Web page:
According to the 2016 NCRB statistics, Madhya Pradesh ranked 7th in crimes against children.

In the absence of credible crime statistics, it is impossible to make the connection that speedy death penalties could somehow improve safety of women and minors, especially when multiple studies have pointed that death penalty is not a credible deterrent to crime.

The 2015 Law Commission report on the death penalty recommended abolishing the death penalty for all crimes except in terror cases.

According to a report called The Death Penalty in India: Annual Statistics 2018, released by Project 39A last week, 162 death sentences were imposed by trial courts across India this year, the highest in the last 19 years.

Madhya Pradesh was first in the list with 22 death sentences on 2018. The report notes that there has been a dramatic increase from 2017, when 6 people were sentenced to death in the state. 

However, even as trial courts are showing great enthusiasm for awarding capital punishment, over half the sentences have been overturned by higher courts.

However, even as trial courts are showing great enthusiasm for awarding capital punishment, over half the sentences have been overturned by higher courts.

While 12 death penalties were awarded in Rajasthan and Madhya Pradesh for child rape under the new law, only one was confirmed by the high court while half of them have been commuted and the rest are pending.

Every death penalty awarded by a trial court does not translate to a hanging, since it has to be necessarily confirmed by the respective high court. The high court verdict can be appealed in the SC and even the SC verdict can be reviewed.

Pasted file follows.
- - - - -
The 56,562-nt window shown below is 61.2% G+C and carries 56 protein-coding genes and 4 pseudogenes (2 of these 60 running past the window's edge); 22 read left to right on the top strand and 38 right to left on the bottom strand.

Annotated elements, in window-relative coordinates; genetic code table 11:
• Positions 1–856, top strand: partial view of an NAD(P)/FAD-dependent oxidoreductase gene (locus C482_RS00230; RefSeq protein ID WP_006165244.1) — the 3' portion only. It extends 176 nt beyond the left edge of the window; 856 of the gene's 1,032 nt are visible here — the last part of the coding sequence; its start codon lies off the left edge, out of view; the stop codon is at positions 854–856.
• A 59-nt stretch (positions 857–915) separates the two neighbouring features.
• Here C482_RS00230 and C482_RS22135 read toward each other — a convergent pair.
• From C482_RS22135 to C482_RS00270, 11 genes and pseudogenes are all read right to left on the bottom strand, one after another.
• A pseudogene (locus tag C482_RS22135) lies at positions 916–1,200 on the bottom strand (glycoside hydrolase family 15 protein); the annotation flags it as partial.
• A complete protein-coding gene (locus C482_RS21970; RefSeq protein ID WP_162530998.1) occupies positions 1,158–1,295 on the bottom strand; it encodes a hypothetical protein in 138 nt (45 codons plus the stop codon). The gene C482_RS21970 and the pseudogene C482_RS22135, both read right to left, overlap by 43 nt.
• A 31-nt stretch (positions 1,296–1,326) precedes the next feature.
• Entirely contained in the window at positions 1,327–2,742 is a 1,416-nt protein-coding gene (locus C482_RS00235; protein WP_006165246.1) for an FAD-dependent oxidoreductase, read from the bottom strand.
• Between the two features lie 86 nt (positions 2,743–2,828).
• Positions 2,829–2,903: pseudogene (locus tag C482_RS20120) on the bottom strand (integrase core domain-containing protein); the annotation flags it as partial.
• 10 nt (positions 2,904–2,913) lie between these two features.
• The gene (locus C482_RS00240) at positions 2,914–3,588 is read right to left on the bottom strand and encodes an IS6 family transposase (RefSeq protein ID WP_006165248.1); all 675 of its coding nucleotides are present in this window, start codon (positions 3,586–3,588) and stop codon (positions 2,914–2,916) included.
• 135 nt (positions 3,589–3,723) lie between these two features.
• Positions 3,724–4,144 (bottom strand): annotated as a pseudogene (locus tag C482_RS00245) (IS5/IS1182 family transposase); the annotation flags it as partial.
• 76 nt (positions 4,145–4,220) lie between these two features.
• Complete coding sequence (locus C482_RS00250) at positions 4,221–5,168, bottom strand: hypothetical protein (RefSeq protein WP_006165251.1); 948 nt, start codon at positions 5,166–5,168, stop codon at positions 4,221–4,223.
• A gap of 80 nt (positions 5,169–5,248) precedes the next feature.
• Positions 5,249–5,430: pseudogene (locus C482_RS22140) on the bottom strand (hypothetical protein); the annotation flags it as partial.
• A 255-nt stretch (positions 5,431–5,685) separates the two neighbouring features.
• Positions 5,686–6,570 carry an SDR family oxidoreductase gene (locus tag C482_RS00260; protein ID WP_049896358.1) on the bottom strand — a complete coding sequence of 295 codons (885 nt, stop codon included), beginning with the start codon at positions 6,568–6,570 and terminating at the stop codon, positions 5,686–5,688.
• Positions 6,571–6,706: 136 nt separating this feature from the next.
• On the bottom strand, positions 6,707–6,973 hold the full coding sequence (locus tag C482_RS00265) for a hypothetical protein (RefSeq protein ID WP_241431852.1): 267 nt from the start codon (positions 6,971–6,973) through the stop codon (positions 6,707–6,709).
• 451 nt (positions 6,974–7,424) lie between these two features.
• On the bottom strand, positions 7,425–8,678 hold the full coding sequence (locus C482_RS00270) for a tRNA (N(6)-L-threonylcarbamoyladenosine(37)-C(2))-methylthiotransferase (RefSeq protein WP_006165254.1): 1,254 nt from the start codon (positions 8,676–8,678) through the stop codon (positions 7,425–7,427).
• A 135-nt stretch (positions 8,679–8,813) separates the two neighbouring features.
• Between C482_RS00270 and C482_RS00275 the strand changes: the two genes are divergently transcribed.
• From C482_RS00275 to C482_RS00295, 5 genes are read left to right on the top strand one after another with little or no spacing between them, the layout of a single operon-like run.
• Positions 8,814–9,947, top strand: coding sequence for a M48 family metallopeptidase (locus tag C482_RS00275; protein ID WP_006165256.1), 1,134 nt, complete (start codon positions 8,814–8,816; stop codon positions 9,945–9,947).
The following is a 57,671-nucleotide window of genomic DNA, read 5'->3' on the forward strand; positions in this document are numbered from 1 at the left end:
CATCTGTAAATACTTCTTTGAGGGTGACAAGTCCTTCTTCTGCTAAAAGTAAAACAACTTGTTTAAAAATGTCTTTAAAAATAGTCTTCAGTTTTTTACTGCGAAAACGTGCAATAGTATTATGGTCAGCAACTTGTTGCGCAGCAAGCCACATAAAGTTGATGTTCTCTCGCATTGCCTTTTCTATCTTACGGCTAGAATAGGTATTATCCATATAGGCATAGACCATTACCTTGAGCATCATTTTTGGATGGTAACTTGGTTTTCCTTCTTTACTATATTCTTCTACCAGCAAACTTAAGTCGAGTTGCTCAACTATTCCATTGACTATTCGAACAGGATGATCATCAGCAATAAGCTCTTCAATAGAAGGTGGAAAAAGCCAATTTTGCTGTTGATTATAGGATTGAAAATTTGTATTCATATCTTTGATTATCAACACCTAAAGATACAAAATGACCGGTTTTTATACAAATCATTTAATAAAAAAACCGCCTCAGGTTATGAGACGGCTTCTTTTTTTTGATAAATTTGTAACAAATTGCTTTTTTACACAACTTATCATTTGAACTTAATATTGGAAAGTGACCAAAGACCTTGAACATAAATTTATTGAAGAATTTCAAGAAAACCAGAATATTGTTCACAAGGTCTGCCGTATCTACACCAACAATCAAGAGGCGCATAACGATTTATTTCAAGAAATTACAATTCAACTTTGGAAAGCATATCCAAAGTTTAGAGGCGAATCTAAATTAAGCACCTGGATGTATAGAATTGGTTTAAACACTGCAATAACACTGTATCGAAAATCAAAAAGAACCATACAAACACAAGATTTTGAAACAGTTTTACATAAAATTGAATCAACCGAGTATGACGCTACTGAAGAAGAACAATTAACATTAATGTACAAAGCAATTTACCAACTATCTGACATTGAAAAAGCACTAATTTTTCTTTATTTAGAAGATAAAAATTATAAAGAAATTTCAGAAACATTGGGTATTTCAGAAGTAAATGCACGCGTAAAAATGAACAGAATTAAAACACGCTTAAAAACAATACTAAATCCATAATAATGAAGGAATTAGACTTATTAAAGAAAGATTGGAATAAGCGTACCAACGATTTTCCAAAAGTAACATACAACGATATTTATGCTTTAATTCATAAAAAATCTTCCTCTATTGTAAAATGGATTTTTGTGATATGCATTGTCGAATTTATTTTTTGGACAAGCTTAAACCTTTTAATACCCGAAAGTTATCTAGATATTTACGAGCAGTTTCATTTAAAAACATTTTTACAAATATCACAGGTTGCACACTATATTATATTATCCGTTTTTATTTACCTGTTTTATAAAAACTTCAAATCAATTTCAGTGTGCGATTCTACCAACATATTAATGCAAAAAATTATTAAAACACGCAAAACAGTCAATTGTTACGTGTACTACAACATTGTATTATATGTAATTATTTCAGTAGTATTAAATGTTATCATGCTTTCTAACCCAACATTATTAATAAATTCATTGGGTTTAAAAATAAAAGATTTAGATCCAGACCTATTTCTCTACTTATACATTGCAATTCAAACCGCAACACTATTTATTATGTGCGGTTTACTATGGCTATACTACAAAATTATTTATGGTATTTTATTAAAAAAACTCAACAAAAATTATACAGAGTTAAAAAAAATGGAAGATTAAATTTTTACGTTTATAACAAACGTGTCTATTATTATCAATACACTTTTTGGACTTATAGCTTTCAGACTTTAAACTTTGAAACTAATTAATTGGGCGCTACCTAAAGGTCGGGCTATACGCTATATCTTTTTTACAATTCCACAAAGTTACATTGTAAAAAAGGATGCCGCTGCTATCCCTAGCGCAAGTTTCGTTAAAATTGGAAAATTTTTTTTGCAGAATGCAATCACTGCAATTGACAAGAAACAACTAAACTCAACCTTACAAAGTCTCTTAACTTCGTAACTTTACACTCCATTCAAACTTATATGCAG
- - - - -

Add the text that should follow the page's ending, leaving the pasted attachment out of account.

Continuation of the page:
Death penalties at record speed

In July last year, Rajkumar Kol, an autorickshaw driver, was awarded the death sentence for raping a minor after a 5-day trial by a district court in Katni in Madhya Pradesh. The arrest and investigation were carried out in just over two weeks.

Twenty-four-year-old Motilal Ahirwar was sentenced to life imprisonment till death (the court specified that imprisonment will be for the rest of the convict’s natural life) by a district court in Datia, Madhya Pradesh, in August 2018 for raping a minor. His trial lasted all of three days. Just a few days later, a 14- year old juvenile in the state’s Shajapur district was sent to a remand home for two years after he was found guilty of sexual assault in a case that was investigated over four days and adjudicated in just seven hours.

In August, two men—Irfan (20) and Asif (24)—were sentenced to death in the Mandsaur gang-rape case. The investigation, where a 500-page charge sheet was filed by the police, lasted less than a month and the trial was wrapped up in less than two months.

For a judicial system plagued by pendency and long drawn trials, speedy justice is the need of the hour. However, super-short investigations and trials may only help politicians trot out statistics that generate shock value. This could mean that courts are dangerously risking lives for brownie points.

Apurva Vishwanath is a journalist based in New Delhi.